Second Sunday of Easter – 24 April 2022
Lectionary Readings: Acts 5:12-16; Ps. 118:2-4. 22-27;  Rev. 1:9-13. 17-19; Jn. 20:19-31
Theme:  The Mission of Reconciliation

We live in postcolonial times when mission is suspect and full of the baggage of colonialism because, unfortunately, mission got entangled with colonization which caused undue suffering. However, mission is inextricable in the life of the disciples of Jesus. Today’s gospel may not be a gospel text that is often related to mission like the “Great Commission” in Matthew 28:16-20. However, this may be an inspiration that contemporary missionary disciples of Jesus might need because our world is so much in need of reconciliation.

When Jesus appeared to his disciples, he showed them his hands and his side: the marks of the crucifixion were still in his body. The reality of what had happened was not denied, yet there was the sign of hope of the resurrection which vividly stated that life won in the end. Whenever we feel the overwhelming presence of death in the world, then, we can look forward to the hope of the resurrection.

After the disciples rejoiced at the sight of Jesus, there was no dialogue that ensued. Instead, Jesus wished them peace, sent them, breathed on them and gave them the Holy Spirit. Unlike in Matthew, there were no instructions because Jesus promised that, “the Advocate, the Holy Spirit, whom the Father will send in my name, will teach you everything, and remind you of all that I have said to you.” [John 14:26] The standard of the disciples’ presence in the world is this, “as the Father has sent me, so I send you.” [John 20:21] Therefore, wherever we present ourselves as Christ’s followers, by God’s grace, may people see the face of God, the One who sent us.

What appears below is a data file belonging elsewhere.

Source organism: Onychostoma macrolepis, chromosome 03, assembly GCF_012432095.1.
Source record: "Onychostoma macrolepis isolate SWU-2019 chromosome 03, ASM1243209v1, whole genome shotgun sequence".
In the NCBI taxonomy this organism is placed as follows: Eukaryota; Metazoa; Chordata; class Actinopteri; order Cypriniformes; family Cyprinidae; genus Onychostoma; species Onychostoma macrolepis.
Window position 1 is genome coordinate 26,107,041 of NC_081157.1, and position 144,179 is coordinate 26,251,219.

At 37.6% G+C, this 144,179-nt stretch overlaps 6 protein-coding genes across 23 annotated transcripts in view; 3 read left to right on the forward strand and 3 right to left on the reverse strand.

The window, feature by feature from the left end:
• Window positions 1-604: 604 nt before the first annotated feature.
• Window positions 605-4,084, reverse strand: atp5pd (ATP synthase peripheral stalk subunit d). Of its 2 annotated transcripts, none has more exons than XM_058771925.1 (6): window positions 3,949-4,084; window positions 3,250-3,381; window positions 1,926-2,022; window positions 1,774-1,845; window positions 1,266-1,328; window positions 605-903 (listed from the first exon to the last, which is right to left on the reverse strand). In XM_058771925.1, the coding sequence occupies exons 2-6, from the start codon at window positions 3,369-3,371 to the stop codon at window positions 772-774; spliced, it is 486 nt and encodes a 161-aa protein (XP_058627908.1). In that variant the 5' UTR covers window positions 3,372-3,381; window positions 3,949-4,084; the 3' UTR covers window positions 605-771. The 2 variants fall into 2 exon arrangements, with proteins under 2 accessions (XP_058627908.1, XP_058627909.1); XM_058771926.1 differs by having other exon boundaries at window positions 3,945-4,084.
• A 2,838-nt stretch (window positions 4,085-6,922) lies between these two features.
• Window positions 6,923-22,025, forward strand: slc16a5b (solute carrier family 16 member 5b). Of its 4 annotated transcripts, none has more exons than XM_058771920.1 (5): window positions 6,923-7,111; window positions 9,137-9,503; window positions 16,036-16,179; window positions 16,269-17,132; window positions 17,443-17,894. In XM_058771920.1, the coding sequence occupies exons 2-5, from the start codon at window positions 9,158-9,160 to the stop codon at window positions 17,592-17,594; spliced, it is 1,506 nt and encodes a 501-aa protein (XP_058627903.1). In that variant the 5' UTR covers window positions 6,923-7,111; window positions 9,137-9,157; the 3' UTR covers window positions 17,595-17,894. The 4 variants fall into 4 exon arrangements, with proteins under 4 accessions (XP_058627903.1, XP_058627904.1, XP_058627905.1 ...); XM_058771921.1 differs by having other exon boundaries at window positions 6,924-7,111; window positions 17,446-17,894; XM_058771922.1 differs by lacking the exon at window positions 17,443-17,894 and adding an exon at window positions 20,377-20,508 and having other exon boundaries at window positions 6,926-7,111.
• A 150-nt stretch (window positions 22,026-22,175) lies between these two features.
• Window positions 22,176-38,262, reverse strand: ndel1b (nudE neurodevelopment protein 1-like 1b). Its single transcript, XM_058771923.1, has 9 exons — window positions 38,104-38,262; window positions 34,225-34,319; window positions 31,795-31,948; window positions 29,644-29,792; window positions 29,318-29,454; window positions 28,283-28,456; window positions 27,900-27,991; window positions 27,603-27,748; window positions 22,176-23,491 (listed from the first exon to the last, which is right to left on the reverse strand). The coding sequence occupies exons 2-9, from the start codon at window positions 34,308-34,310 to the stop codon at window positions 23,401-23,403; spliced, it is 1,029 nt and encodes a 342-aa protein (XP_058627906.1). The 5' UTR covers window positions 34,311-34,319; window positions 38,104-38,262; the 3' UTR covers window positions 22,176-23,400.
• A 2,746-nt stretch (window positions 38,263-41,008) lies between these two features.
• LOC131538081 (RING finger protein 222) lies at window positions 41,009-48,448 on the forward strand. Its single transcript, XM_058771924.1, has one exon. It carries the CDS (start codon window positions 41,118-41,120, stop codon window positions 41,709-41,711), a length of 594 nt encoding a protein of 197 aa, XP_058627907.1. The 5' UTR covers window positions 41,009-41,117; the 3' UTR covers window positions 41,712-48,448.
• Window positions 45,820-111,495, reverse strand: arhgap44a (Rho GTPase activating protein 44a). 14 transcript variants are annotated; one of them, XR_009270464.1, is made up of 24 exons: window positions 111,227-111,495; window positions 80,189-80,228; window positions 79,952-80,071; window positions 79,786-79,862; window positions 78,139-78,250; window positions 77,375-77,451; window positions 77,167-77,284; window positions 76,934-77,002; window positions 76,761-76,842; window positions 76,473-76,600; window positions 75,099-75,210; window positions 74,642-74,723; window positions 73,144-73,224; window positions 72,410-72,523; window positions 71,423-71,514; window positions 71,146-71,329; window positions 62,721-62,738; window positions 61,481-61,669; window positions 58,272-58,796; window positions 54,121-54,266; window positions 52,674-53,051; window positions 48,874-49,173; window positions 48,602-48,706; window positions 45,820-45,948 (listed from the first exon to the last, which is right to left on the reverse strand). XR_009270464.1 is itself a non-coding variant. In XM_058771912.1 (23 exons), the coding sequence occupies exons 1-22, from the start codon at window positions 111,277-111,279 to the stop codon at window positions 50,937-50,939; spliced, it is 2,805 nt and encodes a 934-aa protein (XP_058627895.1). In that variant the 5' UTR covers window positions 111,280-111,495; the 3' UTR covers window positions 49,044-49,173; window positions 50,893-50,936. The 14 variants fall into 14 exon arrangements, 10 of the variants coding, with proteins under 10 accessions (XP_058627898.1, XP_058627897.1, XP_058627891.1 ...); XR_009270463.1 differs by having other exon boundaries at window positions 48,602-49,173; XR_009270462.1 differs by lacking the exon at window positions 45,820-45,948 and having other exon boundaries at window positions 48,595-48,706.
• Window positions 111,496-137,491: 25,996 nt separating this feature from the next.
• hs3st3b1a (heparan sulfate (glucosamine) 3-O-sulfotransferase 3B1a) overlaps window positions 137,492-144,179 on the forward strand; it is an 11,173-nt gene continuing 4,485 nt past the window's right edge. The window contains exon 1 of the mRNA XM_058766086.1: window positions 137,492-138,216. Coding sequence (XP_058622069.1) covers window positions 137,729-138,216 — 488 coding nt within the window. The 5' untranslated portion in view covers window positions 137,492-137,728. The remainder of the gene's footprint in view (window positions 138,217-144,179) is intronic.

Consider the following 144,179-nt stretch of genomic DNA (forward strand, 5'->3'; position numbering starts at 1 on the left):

Meier comments that John’s Gospel sums up the mission of the Church as the “forgiving and retaining of sins.”  But this is not in the sense of the sacrament of reconciliation. He says further that, “By His death, the Lamb of God conquered sin – in principle.” [Meier, 397]  If only in principle, this means that the actual manifestation of this cosmic reality must be seen, felt and heard in the world through the disciples of Jesus. The emphasis of forgiveness in this text is on the communitarian aspect, not between God and humanity because that has already happened in the sacrifice of Jesus.  Forgiveness, I believe, in this sense, is for communal reconciliation, to bring about the unity that Christ desired for all.  Definitely, verse 23 must not be interpreted as power over another but a choice, as if asking the question: “do you want the community to be made whole through reconciliation?”  It reminded me of Deuteronomy 30:19b, “Choose life so that you and your descendants may live.”  Choose forgiveness so that you may be reconciled.

Easter is a joyous occasion and, yes, we must celebrate.  Yet, there is still much to do.  There is still much to repent of and to reconcile.  As Bat Kol alums, for instance, we are tasked to ensure that our preaching of the Gospel would not contain anti-Jewish sentiments.  [We have one instance of this in this particular text, “for fear of the Jews.”

As we reflect on this gospel, we also send our prayers and presence into areas needing reconciliation.  Perhaps, this is a mission that you would like to engage in with your community.           

For Reflection and Discussion: In what ways can you live out the mission that is given to us by Jesus in this gospel text?

BibliographyMeier, J., Midstream 35, no. 4 October 1996

This week’s Sunday Liturgy Commentary was prepared by
Sr. Petite Lao RNDM
Philippines/Canada, Bat Kol Alumna 2010, 2014, 2019


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